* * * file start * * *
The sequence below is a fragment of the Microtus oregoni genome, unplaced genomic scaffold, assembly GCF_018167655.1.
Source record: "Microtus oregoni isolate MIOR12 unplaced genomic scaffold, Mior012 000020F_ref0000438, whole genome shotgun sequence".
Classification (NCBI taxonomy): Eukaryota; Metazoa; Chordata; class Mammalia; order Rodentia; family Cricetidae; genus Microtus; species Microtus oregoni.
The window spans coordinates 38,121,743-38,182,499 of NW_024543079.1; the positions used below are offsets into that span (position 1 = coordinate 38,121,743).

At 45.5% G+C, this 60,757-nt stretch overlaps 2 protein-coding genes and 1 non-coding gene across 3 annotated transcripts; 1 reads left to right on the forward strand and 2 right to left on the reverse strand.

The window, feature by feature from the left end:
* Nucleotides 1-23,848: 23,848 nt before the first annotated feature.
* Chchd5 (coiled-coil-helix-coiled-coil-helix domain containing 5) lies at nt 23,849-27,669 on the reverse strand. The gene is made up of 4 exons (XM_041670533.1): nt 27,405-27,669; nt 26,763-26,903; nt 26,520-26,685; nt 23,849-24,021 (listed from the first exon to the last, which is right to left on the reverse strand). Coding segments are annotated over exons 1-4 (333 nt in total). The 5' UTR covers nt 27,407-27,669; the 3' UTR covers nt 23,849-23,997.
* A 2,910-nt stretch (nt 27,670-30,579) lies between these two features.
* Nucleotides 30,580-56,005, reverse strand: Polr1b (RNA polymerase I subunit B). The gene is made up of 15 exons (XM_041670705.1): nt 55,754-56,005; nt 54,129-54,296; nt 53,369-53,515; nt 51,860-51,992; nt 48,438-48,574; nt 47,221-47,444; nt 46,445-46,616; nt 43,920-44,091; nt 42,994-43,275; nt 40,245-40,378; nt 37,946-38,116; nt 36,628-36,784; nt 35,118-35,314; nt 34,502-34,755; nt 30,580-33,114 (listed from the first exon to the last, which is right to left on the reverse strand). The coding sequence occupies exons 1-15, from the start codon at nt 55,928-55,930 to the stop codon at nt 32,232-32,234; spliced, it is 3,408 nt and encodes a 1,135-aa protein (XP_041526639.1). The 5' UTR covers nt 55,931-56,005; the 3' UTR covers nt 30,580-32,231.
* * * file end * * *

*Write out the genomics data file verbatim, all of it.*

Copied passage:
The sequence below is a fragment of the Microtus oregoni genome, unplaced genomic scaffold, assembly GCF_018167655.1.
Source record: "Microtus oregoni isolate MIOR12 unplaced genomic scaffold, Mior012 000020F_ref0000438, whole genome shotgun sequence".
Classification (NCBI taxonomy): Eukaryota; Metazoa; Chordata; class Mammalia; order Rodentia; family Cricetidae; genus Microtus; species Microtus oregoni.
The window spans coordinates 38,121,743-38,182,499 of NW_024543079.1; the positions used below are offsets into that span (position 1 = coordinate 38,121,743).

At 45.5% G+C, this 60,757-nt stretch overlaps 2 protein-coding genes and 1 non-coding gene across 3 annotated transcripts; 1 reads left to right on the forward strand and 2 right to left on the reverse strand.

The window, feature by feature from the left end:
* Nucleotides 1-23,848: 23,848 nt before the first annotated feature.
* Chchd5 (coiled-coil-helix-coiled-coil-helix domain containing 5) lies at nt 23,849-27,669 on the reverse strand. The gene is made up of 4 exons (XM_041670533.1): nt 27,405-27,669; nt 26,763-26,903; nt 26,520-26,685; nt 23,849-24,021 (listed from the first exon to the last, which is right to left on the reverse strand). Coding segments are annotated over exons 1-4 (333 nt in total). The 5' UTR covers nt 27,407-27,669; the 3' UTR covers nt 23,849-23,997.
* A 2,910-nt stretch (nt 27,670-30,579) lies between these two features.
* Nucleotides 30,580-56,005, reverse strand: Polr1b (RNA polymerase I subunit B). The gene is made up of 15 exons (XM_041670705.1): nt 55,754-56,005; nt 54,129-54,296; nt 53,369-53,515; nt 51,860-51,992; nt 48,438-48,574; nt 47,221-47,444; nt 46,445-46,616; nt 43,920-44,091; nt 42,994-43,275; nt 40,245-40,378; nt 37,946-38,116; nt 36,628-36,784; nt 35,118-35,314; nt 34,502-34,755; nt 30,580-33,114 (listed from the first exon to the last, which is right to left on the reverse strand). The coding sequence occupies exons 1-15, from the start codon at nt 55,928-55,930 to the stop codon at nt 32,232-32,234; spliced, it is 3,408 nt and encodes a 1,135-aa protein (XP_041526639.1). The 5' UTR covers nt 55,931-56,005; the 3' UTR covers nt 30,580-32,231.